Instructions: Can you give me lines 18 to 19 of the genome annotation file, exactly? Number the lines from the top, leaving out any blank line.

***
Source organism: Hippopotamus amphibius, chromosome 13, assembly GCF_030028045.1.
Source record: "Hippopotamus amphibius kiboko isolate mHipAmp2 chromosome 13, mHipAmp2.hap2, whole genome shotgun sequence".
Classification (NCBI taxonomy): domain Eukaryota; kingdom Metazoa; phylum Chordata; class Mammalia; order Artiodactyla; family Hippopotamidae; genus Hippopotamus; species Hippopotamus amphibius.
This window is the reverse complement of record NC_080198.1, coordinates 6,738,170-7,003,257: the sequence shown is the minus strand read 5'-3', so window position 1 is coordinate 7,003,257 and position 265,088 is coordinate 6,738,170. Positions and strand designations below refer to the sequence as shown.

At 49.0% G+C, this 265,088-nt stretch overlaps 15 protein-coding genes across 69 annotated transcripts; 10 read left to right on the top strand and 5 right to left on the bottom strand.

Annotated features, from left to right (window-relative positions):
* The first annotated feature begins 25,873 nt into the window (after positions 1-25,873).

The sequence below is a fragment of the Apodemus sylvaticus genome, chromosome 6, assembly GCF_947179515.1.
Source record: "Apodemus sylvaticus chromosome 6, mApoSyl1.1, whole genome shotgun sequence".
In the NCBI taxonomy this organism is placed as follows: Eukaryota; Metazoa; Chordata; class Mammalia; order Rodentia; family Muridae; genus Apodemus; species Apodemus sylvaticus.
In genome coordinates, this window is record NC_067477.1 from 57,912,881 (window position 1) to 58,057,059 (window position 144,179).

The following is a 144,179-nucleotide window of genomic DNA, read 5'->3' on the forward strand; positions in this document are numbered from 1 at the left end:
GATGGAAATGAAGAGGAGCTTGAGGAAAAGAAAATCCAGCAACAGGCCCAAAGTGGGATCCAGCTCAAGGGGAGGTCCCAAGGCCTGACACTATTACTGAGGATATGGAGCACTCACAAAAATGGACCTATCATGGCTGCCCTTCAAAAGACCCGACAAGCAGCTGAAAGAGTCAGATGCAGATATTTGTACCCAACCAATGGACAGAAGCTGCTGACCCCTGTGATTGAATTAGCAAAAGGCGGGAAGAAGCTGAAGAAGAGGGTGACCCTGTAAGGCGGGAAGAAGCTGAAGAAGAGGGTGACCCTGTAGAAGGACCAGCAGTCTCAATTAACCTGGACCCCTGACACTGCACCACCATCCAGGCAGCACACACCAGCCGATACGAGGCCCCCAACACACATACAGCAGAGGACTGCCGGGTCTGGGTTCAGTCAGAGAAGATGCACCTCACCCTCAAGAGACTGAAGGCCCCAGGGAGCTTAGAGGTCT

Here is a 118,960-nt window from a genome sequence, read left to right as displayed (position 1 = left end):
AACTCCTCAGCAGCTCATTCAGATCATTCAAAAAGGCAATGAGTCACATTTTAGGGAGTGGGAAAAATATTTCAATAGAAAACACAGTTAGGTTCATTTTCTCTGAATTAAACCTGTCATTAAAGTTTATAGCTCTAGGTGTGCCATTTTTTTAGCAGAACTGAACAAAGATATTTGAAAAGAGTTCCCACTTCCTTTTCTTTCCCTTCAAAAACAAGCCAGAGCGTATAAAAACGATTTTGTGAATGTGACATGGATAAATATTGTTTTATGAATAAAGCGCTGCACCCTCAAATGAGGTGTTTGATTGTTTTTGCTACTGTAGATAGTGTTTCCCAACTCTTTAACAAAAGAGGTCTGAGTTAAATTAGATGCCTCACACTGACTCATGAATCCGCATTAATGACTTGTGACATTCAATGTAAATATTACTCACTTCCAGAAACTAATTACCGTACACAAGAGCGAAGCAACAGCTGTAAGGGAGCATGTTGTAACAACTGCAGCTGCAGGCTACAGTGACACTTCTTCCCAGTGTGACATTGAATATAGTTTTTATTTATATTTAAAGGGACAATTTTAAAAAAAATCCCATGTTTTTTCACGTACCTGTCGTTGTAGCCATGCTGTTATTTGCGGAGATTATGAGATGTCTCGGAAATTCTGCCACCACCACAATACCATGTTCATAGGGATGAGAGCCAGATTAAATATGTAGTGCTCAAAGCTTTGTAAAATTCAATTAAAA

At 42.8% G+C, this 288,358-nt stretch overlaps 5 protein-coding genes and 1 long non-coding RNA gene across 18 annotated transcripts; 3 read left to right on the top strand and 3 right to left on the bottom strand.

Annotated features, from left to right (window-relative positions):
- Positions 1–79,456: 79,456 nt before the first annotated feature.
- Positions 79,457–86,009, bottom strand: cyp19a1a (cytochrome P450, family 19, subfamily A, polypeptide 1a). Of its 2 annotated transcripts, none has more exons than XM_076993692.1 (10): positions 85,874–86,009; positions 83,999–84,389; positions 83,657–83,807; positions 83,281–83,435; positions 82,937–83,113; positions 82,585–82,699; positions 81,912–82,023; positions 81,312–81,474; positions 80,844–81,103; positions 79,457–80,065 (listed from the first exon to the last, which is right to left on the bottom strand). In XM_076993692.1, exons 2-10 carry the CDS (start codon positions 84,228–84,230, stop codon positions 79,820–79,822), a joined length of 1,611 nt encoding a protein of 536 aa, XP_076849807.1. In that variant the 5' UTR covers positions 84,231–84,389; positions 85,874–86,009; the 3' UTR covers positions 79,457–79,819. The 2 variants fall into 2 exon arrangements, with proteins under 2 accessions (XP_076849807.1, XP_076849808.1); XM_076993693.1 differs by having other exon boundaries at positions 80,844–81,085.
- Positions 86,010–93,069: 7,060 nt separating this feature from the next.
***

- Positions 1–79,456: 79,456 nt before the first annotated feature.
- Positions 79,457–86,009, bottom strand: cyp19a1a (cytochrome P450, family 19, subfamily A, polypeptide 1a). Of its 2 annotated transcripts, none has more exons than XM_076993692.1 (10): positions 85,874–86,009; positions 83,999–84,389; positions 83,657–83,807; positions 83,281–83,435; positions 82,937–83,113; positions 82,585–82,699; positions 81,912–82,023; positions 81,312–81,474; positions 80,844–81,103; positions 79,457–80,065 (listed from the first exon to the last, which is right to left on the bottom strand). In XM_076993692.1, exons 2-10 carry the CDS (start codon positions 84,228–84,230, stop codon positions 79,820–79,822), a joined length of 1,611 nt encoding a protein of 536 aa, XP_076849807.1. In that variant the 5' UTR covers positions 84,231–84,389; positions 85,874–86,009; the 3' UTR covers positions 79,457–79,819. The 2 variants fall into 2 exon arrangements, with proteins under 2 accessions (XP_076849807.1, XP_076849808.1); XM_076993693.1 differs by having other exon boundaries at positions 80,844–81,085.